SAN FRANCISCO — At the Davis administration’s urging, the California Supreme Court said Wednesday it would review whether the governor has absolute power to overturn the Board of Prison Terms’ decision to parole convicted murderers.
The high court, at its weekly private meeting here, agreed to consider the cases involving two convicted murderers whose parole from prison has been ensnared in a legal limbo that has kept them behind bars.
The dispute is over Davis’ vetoes of the prison board’s release of Los Angeles County killers Robert Rosenkrantz and Mark Smith. Lower courts overturned Davis’ veto and ordered them freed earlier this year.
The Supreme Court, however, halted their release. The court now will decide the outcome of a constitutional struggle between the parole powers the electorate granted California’s chief executive office in 1988 and the judiciary’s ability to undo those powers.
The cases — dealing with politically charged questions of when killers have paid their debt to society and should be freed — have attracted widespread attention among the law enforcement community.
The Los Angeles County District Attorney’s office, the California Sheriff’s Association and the California Police Chiefs Association urged the justices to side with Davis’ veto powers.
Davis himself said he was pleased the court would review the issue.
“By hearing it, the court will examine important constitutional issues regarding the governor’s ability to protect the people of California from murderers who would otherwise be released on parole,” Davis said.
Defense attorneys and at least one lower court have said Davis has an illegal blanket policy against paroling convicted murderers. Of the 83 homicide cases the parole board recommended for release, Davis vetoed 81 of them.
The two cases the chief executive did not override were women Davis believed may have suffered from battered women syndrome.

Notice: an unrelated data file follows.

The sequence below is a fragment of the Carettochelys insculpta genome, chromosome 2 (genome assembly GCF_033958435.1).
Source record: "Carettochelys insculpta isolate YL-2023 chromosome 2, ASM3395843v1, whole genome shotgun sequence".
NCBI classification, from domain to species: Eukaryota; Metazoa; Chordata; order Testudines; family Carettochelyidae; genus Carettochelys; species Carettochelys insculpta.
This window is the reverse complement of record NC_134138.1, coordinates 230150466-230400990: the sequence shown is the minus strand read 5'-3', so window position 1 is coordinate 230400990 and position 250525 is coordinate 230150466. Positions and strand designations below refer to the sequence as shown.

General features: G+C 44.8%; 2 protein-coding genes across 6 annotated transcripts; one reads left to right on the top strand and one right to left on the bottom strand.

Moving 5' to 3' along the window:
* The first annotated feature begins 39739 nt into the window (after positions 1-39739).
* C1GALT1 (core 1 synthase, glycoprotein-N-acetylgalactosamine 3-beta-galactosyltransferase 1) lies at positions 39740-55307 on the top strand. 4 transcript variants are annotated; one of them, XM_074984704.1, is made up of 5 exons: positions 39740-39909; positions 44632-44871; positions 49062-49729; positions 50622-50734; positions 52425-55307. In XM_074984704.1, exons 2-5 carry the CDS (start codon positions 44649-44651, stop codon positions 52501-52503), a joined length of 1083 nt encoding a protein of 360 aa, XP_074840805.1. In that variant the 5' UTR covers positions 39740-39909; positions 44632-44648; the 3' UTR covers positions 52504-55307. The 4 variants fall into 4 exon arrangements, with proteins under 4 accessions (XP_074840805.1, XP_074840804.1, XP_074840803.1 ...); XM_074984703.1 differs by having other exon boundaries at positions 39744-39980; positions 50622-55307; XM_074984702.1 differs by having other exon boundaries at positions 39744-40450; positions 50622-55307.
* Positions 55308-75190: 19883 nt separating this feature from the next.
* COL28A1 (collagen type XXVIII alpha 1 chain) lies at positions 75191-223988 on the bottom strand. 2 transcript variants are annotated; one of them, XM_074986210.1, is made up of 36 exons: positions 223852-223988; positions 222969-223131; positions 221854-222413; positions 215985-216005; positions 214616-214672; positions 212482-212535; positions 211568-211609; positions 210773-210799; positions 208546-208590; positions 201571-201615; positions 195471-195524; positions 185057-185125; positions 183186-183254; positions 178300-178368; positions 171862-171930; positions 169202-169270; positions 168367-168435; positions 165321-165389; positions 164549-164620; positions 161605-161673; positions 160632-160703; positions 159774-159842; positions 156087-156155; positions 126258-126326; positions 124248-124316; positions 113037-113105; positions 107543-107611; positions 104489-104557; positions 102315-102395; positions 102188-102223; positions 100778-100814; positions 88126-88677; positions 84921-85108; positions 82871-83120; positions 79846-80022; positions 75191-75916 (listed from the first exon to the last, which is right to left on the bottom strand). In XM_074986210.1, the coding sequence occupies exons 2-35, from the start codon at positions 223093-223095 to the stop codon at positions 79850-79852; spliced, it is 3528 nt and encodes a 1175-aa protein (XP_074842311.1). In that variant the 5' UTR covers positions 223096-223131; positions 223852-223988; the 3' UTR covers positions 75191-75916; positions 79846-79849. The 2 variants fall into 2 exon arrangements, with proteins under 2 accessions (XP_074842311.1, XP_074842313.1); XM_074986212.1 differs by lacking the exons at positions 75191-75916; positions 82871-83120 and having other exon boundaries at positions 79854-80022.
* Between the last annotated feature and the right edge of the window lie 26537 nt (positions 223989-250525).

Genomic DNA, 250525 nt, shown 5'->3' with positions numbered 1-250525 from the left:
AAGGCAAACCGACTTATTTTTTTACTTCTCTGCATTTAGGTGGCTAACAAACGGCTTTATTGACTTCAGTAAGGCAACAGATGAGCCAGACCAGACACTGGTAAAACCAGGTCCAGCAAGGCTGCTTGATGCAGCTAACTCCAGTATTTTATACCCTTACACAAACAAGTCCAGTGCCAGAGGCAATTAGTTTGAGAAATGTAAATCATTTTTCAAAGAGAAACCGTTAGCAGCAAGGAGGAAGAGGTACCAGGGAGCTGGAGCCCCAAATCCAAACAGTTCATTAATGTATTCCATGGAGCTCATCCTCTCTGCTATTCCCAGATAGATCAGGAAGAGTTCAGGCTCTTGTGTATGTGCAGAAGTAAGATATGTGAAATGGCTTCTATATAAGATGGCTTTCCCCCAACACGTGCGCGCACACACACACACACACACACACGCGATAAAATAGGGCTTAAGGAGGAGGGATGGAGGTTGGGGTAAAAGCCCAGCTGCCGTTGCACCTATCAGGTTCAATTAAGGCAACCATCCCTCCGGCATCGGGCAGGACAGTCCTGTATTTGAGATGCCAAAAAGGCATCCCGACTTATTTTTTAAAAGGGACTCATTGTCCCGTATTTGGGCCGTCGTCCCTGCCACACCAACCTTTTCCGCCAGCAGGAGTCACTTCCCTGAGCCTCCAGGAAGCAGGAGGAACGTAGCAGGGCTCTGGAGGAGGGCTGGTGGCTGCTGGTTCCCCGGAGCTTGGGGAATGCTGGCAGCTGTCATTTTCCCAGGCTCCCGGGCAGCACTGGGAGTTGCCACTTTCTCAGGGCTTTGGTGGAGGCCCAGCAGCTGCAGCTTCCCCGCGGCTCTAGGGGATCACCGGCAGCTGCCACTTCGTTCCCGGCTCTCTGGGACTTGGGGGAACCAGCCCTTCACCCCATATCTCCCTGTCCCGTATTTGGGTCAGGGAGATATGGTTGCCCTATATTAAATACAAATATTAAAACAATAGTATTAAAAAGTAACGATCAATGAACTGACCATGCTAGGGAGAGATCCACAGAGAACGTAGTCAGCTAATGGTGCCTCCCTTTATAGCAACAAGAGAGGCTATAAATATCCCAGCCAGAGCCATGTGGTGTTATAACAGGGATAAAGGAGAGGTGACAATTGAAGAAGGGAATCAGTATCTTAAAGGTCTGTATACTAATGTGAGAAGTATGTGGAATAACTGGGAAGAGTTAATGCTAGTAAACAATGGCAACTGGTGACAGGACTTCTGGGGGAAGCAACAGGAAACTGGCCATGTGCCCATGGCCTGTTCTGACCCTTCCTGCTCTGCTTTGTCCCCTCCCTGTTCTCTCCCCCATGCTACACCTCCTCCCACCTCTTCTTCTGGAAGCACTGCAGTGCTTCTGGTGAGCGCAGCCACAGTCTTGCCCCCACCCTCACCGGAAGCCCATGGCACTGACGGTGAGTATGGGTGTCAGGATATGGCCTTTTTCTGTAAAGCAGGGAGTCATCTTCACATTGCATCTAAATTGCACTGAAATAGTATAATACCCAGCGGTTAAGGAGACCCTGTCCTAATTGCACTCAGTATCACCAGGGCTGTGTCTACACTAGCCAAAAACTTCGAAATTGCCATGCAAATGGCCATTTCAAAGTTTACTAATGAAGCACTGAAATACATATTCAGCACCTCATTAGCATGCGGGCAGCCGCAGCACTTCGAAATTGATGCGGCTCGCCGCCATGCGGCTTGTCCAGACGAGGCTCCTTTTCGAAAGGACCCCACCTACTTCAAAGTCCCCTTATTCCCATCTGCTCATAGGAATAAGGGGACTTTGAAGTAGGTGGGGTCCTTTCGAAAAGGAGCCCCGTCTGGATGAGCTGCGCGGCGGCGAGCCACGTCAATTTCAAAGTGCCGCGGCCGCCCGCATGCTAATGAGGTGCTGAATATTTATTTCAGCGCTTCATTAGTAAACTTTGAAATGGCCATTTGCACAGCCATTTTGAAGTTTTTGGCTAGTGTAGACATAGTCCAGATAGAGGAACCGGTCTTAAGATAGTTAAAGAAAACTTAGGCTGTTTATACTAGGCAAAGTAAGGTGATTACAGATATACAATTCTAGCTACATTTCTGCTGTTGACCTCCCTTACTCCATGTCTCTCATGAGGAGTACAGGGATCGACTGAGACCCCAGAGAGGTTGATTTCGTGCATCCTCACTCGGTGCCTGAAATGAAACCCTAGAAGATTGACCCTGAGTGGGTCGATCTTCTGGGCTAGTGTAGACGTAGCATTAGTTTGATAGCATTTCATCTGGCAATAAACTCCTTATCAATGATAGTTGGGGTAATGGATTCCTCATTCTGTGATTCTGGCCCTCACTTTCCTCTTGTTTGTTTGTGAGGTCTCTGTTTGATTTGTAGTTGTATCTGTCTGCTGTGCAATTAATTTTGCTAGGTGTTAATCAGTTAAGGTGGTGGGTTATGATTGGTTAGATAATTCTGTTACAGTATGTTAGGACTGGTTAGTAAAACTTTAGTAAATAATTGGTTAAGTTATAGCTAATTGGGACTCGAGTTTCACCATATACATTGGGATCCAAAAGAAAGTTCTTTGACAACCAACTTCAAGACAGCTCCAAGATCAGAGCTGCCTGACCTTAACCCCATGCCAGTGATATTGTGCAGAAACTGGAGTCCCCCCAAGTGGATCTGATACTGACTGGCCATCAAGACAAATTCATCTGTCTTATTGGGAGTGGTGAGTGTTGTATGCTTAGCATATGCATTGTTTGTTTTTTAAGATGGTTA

“It’s not that surprising the Supreme Court would want to decide whether the judiciary can review the governor’s parole decisions because there are two branches of government that are in conflict here,” said Rosenkrantz’s attorney, Donald Specter.
In January, a state appeals court ruled that Davis does not hold absolute authority to overturn a Board of Prison Terms’ parole decision. That ruling was viewed as a constitutional check on Proposition 89, which voters approved in 1988 granting the governor veto powers over the board’s decisions.
The Davis administration claimed the governor had the absolute ability to reverse the board as he saw fit under Proposition 89.
But in a 2-1 decision, the appellate panel had ruled the governor was wrong to assume that position in denying Rosenkrantz parole.
“The flaw in the governor’s argument ... is the assumption that, in adopting Proposition 89, the voters elevated the governor’s authority to review parole decisions to an absolute and unreviewable height,” Justice Miriam A. Vogel wrote. “There is no support for the governor’s assumption.”
Rosenkrantz, 33, is serving 17 years to life for the 1985 slaying of his boyhood friend, Steven Redman. The 17-year-old boy was shot 10 times after revealing Rosenkrantz’ homosexuality. Last year, after lengthy litigation, the Board of Prison Terms said Rosenkrantz was suitable for release.
Davis vetoed the move, reasoning that Rosenkrantz “brutally murdered the victim” and that the crime “demonstrates his dangerous potential for violence.”
But the appeals court said Davis’ reasoning was “unsupported by any evidence.”
In the Smith case the Supreme Court agreed to review Wednesday, Smith was sentenced to 16 years to life for the 1985 murder of Rick Diamonon, who was shot and drowned in a creek near Topanga Canyon. The prison board found Smith — who has AIDS — suitable for release.
Davis vetoed and a judge in March ordered him freed.
The court did not indicate when it would hear the case.
The cases are In re Robert Rosenkrantz, S104701 and Davis v. Smith, S105520.